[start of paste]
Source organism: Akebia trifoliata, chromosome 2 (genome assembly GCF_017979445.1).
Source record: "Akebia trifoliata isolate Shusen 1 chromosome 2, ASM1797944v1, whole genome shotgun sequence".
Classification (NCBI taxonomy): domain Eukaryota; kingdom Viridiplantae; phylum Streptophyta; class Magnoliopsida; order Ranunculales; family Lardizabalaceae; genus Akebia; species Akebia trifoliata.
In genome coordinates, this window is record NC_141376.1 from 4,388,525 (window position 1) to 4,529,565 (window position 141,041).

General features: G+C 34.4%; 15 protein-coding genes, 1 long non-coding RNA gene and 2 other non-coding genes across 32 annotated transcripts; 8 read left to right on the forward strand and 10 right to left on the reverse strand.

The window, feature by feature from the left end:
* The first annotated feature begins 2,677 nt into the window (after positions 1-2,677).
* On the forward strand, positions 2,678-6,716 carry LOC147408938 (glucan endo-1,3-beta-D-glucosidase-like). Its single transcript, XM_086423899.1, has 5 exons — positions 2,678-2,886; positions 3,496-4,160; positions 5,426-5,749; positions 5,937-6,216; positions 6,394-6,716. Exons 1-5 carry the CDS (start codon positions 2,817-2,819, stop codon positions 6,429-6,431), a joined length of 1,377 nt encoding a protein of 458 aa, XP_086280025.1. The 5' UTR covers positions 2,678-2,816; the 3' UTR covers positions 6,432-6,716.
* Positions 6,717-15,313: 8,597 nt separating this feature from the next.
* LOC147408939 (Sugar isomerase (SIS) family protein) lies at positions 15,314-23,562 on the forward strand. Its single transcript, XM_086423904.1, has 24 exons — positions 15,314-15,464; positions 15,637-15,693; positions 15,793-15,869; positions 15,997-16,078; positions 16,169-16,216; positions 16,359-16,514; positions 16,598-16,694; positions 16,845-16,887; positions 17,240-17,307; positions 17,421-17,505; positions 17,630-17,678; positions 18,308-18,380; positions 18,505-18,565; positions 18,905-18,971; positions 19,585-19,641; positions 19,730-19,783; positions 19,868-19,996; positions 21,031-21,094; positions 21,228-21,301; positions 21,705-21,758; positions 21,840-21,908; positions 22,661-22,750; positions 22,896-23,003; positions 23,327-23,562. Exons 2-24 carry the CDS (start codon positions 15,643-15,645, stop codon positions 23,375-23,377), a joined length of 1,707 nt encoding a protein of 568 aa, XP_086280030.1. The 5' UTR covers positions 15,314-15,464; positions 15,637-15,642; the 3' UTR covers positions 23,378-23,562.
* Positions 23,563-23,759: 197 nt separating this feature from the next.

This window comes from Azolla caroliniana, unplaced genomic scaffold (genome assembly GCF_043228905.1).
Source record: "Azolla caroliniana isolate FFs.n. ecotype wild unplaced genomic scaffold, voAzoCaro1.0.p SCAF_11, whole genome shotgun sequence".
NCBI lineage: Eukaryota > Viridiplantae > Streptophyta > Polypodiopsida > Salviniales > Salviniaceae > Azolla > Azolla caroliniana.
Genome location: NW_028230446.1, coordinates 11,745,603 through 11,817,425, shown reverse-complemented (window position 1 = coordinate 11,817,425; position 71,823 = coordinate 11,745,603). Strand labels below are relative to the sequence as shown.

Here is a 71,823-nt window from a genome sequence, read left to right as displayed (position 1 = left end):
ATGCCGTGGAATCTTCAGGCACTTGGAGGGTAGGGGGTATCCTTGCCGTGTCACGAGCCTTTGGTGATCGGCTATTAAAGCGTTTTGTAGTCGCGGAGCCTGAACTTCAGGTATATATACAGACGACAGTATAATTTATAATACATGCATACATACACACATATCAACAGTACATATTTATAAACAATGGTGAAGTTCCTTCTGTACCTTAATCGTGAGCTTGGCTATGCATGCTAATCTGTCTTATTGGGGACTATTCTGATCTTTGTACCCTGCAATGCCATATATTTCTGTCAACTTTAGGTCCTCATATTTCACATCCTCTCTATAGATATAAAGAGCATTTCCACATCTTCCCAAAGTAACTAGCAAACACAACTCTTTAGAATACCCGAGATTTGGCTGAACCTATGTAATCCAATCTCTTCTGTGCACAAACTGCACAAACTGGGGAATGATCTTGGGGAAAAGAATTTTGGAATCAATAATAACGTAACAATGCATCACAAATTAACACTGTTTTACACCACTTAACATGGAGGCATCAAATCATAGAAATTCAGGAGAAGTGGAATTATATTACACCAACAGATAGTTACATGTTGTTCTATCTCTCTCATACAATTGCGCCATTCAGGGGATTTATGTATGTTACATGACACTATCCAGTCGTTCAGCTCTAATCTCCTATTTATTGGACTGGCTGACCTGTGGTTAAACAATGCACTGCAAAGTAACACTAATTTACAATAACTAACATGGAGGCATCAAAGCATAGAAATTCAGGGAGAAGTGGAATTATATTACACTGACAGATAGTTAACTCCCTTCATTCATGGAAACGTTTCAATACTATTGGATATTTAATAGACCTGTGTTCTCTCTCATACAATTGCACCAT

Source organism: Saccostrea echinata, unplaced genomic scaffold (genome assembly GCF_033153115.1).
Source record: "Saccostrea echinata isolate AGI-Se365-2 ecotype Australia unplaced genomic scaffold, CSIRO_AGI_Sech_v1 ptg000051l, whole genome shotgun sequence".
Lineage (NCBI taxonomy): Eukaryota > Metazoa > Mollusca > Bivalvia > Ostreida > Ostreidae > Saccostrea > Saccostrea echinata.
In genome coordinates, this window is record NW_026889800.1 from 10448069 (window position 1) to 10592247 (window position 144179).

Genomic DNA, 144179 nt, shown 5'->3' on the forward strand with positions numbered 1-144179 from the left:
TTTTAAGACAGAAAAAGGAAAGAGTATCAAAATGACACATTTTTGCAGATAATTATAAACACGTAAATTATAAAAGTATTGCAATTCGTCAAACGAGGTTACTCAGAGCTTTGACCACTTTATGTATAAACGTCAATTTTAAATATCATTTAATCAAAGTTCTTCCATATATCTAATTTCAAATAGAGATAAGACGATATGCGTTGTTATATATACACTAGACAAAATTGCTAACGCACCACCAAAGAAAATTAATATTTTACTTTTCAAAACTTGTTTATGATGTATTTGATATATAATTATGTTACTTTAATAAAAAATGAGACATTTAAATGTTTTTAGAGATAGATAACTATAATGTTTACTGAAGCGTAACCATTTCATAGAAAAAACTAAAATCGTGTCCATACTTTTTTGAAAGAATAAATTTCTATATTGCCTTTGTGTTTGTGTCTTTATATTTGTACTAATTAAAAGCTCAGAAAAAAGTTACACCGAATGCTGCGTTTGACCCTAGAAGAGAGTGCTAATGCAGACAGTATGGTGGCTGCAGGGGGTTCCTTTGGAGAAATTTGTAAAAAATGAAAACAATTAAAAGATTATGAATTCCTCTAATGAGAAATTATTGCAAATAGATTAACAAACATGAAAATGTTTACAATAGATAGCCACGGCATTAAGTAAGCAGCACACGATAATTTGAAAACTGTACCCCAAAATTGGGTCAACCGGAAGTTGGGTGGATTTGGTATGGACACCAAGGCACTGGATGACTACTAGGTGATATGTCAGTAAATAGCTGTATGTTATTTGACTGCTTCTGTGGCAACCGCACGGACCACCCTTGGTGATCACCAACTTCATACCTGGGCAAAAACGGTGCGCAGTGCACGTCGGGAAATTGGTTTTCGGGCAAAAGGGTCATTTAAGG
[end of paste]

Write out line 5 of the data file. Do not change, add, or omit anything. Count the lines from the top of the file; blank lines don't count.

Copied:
General features: G+C 34.4%; 15 protein-coding genes, 1 long non-coding RNA gene and 2 other non-coding genes across 32 annotated transcripts; 8 read left to right on the forward strand and 10 right to left on the reverse strand.